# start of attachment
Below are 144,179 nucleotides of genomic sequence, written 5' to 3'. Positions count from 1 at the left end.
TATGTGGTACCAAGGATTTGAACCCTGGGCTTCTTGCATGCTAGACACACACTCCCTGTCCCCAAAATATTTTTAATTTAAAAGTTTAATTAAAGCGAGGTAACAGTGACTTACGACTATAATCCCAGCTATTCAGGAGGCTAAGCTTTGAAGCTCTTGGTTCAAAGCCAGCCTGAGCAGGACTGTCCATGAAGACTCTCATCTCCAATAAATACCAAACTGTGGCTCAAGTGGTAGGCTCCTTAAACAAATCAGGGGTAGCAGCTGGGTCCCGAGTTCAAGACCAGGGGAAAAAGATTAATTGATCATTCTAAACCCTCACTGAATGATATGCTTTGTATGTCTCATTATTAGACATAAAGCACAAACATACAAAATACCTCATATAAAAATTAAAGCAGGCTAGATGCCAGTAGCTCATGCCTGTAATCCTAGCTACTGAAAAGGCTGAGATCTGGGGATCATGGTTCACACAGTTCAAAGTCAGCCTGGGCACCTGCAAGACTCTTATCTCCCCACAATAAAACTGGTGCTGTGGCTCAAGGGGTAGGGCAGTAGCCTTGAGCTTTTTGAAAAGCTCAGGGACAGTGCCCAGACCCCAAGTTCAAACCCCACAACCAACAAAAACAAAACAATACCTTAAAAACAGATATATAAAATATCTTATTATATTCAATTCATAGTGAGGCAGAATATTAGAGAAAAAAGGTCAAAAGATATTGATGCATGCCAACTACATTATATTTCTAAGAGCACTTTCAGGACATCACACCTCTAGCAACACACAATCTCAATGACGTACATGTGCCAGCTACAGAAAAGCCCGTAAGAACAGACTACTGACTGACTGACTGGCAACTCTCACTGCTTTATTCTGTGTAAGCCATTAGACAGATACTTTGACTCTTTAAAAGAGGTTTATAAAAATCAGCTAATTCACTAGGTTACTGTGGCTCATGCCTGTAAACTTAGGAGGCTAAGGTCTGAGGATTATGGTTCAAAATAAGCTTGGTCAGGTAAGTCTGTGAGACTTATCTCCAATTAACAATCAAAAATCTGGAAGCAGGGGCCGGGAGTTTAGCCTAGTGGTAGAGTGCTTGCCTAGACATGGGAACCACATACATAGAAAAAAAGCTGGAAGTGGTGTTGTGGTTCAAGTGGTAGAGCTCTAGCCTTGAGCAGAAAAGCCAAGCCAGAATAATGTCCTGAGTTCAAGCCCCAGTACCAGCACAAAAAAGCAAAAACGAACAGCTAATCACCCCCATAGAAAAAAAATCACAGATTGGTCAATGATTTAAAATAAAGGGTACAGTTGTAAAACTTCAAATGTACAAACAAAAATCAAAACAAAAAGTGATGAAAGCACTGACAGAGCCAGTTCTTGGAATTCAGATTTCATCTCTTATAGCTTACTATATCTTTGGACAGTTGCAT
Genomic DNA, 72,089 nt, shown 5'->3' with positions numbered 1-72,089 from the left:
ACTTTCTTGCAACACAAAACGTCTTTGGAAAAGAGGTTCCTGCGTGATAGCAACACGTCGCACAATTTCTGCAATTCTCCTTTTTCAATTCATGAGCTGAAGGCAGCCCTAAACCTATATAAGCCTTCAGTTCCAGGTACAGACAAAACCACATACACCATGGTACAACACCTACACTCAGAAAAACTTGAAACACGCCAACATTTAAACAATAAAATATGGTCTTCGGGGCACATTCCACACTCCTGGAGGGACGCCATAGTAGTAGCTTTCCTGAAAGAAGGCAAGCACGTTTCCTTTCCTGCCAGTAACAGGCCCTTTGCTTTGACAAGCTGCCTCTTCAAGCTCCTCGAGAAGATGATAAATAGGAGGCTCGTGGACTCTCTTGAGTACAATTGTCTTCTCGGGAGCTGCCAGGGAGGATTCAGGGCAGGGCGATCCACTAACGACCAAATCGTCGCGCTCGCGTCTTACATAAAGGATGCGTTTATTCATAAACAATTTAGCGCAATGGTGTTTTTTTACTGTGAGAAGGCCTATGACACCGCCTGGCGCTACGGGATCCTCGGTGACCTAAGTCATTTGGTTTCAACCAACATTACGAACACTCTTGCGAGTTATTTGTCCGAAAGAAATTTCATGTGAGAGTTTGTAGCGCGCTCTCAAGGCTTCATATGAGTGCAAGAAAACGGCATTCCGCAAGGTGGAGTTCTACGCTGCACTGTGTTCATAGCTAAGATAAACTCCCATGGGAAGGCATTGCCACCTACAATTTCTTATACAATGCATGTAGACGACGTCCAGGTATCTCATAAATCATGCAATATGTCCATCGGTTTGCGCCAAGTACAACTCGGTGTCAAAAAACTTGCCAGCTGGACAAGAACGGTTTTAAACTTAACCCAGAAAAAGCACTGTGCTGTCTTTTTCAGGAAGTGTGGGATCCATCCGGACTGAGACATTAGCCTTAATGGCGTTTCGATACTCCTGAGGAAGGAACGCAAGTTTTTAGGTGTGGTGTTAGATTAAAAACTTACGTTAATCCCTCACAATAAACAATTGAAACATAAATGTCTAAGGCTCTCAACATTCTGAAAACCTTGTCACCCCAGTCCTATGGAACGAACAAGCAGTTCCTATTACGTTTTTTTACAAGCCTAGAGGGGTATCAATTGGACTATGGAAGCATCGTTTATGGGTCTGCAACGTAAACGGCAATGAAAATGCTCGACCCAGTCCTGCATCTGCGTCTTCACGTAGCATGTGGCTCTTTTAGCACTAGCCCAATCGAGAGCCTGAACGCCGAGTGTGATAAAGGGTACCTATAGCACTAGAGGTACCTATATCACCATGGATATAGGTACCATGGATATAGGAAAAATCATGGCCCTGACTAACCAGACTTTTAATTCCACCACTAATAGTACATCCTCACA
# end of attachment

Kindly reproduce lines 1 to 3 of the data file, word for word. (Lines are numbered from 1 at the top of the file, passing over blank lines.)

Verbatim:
Below are 144,179 nucleotides of genomic sequence, written 5' to 3'. Positions count from 1 at the left end.
TATGTGGTACCAAGGATTTGAACCCTGGGCTTCTTGCATGCTAGACACACACTCCCTGTCCCCAAAATATTTTTAATTTAAAAGTTTAATTAAAGCGAGGTAACAGTGACTTACGACTATAATCCCAGCTATTCAGGAGGCTAAGCTTTGAAGCTCTTGGTTCAAAGCCAGCCTGAGCAGGACTGTCCATGAAGACTCTCATCTCCAATAAATACCAAACTGTGGCTCAAGTGGTAGGCTCCTTAAACAAATCAGGGGTAGCAGCTGGGTCCCGAGTTCAAGACCAGGGGAAAAAGATTAATTGATCATTCTAAACCCTCACTGAATGATATGCTTTGTATGTCTCATTATTAGACATAAAGCACAAACATACAAAATACCTCATATAAAAATTAAAGCAGGCTAGATGCCAGTAGCTCATGCCTGTAATCCTAGCTACTGAAAAGGCTGAGATCTGGGGATCATGGTTCACACAGTTCAAAGTCAGCCTGGGCACCTGCAAGACTCTTATCTCCCCACAATAAAACTGGTGCTGTGGCTCAAGGGGTAGGGCAGTAGCCTTGAGCTTTTTGAAAAGCTCAGGGACAGTGCCCAGACCCCAAGTTCAAACCCCACAACCAACAAAAACAAAACAATACCTTAAAAACAGATATATAAAATATCTTATTATATTCAATTCATAGTGAGGCAGAATATTAGAGAAAAAAGGTCAAAAGATATTGATGCATGCCAACTACATTATATTTCTAAGAGCACTTTCAGGACATCACACCTCTAGCAACACACAATCTCAATGACGTACATGTGCCAGCTACAGAAAAGCCCGTAAGAACAGACTACTGACTGACTGACTGGCAACTCTCACTGCTTTATTCTGTGTAAGCCATTAGACAGATACTTTGACTCTTTAAAAGAGGTTTATAAAAATCAGCTAATTCACTAGGTTACTGTGGCTCATGCCTGTAAACTTAGGAGGCTAAGGTCTGAGGATTATGGTTCAAAATAAGCTTGGTCAGGTAAGTCTGTGAGACTTATCTCCAATTAACAATCAAAAATCTGGAAGCAGGGGCCGGGAGTTTAGCCTAGTGGTAGAGTGCTTGCCTAGACATGGGAACCACATACATAGAAAAAAAGCTGGAAGTGGTGTTGTGGTTCAAGTGGTAGAGCTCTAGCCTTGAGCAGAAAAGCCAAGCCAGAATAATGTCCTGAGTTCAAGCCCCAGTACCAGCACAAAAAAGCAAAAACGAACAGCTAATCACCCCCATAGAAAAAAAATCACAGATTGGTCAATGATTTAAAATAAAGGGTACAGTTGTAAAACTTCAAATGTACAAACAAAAATCAAAACAAAAAGTGATGAAAGCACTGACAGAGCCAGTTCTTGGAATTCAGATTTCATCTCTTATAGCTTACTATATCTTTGGACAGTTGCAT
Genomic DNA, 72,089 nt, shown 5'->3' with positions numbered 1-72,089 from the left: